A 2000 study called “Trading is Hazardous to Your Wealth: The Common Stock Investment Performance of Individual Investors” evaluated 66,465 U.S. households that held stocks from 1991 to 1996. The households that traded most averaged an 11.4% annual return during a period where the overall market gained 17.9%. These lower returns were attributed to overconfidence.

A 2014 paper (revised 2019) titled “Learning Fast or Slow?” analyzed the complete transaction history of the Taiwan Stock Exchange between 1992 and 2006. It looked at the ongoing performance of day traders in this sample, and found that 97% of day traders can expect to lose money from trading, and more than 90% of all day trading volume can be traced to investors who predictably lose money. Additionally, it tied the behavior of gamblers and drivers who get more speeding tickets to overtrading, and cited studies showing that legalized gambling has an inverse effect on trading volume.

A 2019 research study (revised 2020) called “Day Trading for a Living?” observed 19,646 Brazilian futures contract traders who started day trading from 2013 to 2015, and recorded two years of their trading activity. The study authors found that 97% of traders with more than 300 days actively trading lost money, and only 1.1% earned more than the Brazilian minimum wage ($16 USD per day). They hypothesized that the greater returns shown in previous studies did not differentiate between frequent day traders and those who traded rarely, and that more frequent trading activity decreases the chance of profitability.

These studies show the wide variance of the available data on day trading profitability. One thing that seems clear from the research is that most day traders lose money .

Millionaire Media 66 W Flagler St. Ste. 900 Miami, FL 33130 United States (888) 878-3621 This is for information purposes only as Millionaire Media LLC nor Timothy Sykes is registered as a securities broker-dealer or an investment adviser. No information herein is intended as securities brokerage, investment, tax, accounting or legal advice, as an offer or solicitation of an offer to sell or buy, or as an endorsement, recommendation or sponsorship of any company, security or fund. Millionaire Media LLC and Timothy Sykes cannot and does not assess, verify or guarantee the adequacy, accuracy or completeness of any information, the suitability or profitability of any particular investment, or the potential value of any investment or informational source. The reader bears responsibility for his/her own investment research and decisions, should seek the advice of a qualified securities professional before making any investment, and investigate and fully understand any and all risks before investing. Millionaire Media LLC and Timothy Sykes in no way warrants the solvency, financial condition, or investment advisability of any of the securities mentioned in communications or websites. In addition, Millionaire Media LLC and Timothy Sykes accepts no liability whatsoever for any direct or consequential loss arising from any use of this information. This information is not intended to be used as the sole basis of any investment decision, nor should it be construed as advice designed to meet the investment needs of any particular investor. Past performance is not necessarily indicative of future returns.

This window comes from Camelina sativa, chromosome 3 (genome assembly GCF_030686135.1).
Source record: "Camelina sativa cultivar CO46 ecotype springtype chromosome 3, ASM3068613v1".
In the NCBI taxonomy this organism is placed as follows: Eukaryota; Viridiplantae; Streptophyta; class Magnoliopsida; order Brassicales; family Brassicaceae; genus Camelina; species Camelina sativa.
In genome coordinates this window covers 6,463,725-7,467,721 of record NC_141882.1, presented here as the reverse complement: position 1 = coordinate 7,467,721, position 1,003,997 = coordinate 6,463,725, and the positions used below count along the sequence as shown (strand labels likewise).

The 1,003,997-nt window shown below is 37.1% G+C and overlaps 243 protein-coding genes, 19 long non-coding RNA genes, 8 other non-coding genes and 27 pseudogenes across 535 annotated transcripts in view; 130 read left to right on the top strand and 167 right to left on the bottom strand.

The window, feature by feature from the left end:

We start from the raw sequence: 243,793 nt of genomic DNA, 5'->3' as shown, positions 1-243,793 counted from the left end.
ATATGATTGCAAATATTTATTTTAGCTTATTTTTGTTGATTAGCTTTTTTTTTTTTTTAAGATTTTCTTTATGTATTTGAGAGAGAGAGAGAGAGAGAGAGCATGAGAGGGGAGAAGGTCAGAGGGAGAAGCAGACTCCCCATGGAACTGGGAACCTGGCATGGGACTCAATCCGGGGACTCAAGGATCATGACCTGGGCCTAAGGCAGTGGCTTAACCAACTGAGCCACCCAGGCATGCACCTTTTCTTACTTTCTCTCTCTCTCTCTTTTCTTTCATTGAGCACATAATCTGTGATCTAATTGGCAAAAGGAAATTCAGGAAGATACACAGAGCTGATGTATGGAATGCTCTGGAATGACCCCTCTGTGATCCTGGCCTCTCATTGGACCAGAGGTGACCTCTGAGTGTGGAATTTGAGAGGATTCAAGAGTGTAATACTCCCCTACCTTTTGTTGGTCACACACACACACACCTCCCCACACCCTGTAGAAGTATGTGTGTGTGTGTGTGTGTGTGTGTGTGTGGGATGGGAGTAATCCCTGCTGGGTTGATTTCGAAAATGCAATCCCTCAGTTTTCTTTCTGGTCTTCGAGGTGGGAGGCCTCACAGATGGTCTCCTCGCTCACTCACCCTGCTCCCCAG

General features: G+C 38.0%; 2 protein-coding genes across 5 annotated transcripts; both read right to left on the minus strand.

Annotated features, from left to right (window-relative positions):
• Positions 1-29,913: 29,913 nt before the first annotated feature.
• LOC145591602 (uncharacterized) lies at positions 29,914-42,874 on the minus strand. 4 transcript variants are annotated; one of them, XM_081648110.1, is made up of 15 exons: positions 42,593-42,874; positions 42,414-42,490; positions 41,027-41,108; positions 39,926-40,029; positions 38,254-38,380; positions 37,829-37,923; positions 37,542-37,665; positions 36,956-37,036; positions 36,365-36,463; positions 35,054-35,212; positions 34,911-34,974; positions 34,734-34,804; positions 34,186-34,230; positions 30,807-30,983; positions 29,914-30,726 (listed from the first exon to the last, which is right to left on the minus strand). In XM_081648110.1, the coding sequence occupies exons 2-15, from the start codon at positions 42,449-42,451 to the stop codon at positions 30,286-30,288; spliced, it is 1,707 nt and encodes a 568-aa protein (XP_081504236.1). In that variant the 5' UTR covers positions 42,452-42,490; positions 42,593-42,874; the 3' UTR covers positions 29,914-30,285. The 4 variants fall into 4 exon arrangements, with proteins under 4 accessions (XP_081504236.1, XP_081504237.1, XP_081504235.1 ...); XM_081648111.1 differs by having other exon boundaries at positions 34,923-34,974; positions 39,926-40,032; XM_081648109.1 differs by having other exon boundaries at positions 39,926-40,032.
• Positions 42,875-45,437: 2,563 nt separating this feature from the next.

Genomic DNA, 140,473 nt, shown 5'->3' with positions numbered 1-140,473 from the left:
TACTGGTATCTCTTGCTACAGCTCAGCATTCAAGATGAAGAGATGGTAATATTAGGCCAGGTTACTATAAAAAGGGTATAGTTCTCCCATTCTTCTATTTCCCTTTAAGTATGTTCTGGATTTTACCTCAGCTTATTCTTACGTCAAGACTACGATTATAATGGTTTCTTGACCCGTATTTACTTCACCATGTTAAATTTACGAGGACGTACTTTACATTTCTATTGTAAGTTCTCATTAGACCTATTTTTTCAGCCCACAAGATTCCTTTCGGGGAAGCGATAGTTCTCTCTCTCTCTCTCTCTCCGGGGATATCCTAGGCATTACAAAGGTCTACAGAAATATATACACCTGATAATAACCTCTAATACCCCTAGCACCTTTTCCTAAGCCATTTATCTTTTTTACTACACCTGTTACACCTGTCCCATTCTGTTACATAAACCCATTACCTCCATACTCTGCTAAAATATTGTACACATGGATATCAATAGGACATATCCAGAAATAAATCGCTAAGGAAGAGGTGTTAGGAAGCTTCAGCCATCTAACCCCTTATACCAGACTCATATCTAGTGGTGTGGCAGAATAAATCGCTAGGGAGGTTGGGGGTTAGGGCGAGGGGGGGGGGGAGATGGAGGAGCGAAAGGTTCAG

Citations for Disclaimer

Barber, Brad M. and Odean, Terrance, Trading is Hazardous to Your Wealth: The Common Stock Investment Performance of Individual Investors. Available at SSRN: “Day Trading for a Living?”

Barber, Brad M. and Lee, Yi-Tsung and Liu, Yu-Jane and Odean, Terrance and Zhang, Ke, Learning Fast or Slow? (May 28, 2019). Forthcoming: Review of Asset Pricing Studies, Available at SSRN: “https://ssrn.com/abstract=2535636”

Chague, Fernando and De-Losso, Rodrigo and Giovannetti, Bruno, Day Trading for a Living? (June 11, 2020). Available at SSRN: “https://ssrn.com/abstract=3423101”